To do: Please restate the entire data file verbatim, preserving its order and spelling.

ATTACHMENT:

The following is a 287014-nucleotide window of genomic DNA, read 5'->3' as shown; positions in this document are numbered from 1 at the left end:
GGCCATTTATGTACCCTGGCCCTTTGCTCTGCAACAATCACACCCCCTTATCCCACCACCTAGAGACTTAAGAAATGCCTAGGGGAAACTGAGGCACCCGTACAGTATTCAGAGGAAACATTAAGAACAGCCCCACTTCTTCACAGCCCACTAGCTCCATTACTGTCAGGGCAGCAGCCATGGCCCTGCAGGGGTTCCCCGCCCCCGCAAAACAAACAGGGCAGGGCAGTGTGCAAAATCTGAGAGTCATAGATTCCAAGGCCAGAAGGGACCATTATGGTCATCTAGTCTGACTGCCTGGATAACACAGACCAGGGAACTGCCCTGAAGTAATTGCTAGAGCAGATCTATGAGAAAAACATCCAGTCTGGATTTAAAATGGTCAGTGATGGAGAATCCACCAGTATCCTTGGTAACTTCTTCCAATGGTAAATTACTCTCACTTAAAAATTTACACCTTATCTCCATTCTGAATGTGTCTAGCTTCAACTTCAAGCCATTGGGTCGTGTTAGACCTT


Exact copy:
The following is a 287014-nucleotide window of genomic DNA, read 5'->3' as shown; positions in this document are numbered from 1 at the left end:
GGCCATTTATGTACCCTGGCCCTTTGCTCTGCAACAATCACACCCCCTTATCCCACCACCTAGAGACTTAAGAAATGCCTAGGGGAAACTGAGGCACCCGTACAGTATTCAGAGGAAACATTAAGAACAGCCCCACTTCTTCACAGCCCACTAGCTCCATTACTGTCAGGGCAGCAGCCATGGCCCTGCAGGGGTTCCCCGCCCCCGCAAAACAAACAGGGCAGGGCAGTGTGCAAAATCTGAGAGTCATAGATTCCAAGGCCAGAAGGGACCATTATGGTCATCTAGTCTGACTGCCTGGATAACACAGACCAGGGAACTGCCCTGAAGTAATTGCTAGAGCAGATCTATGAGAAAAACATCCAGTCTGGATTTAAAATGGTCAGTGATGGAGAATCCACCAGTATCCTTGGTAACTTCTTCCAATGGTAAATTACTCTCACTTAAAAATTTACACCTTATCTCCATTCTGAATGTGTCTAGCTTCAACTTCAAGCCATTGGGTCGTGTTAGACCTT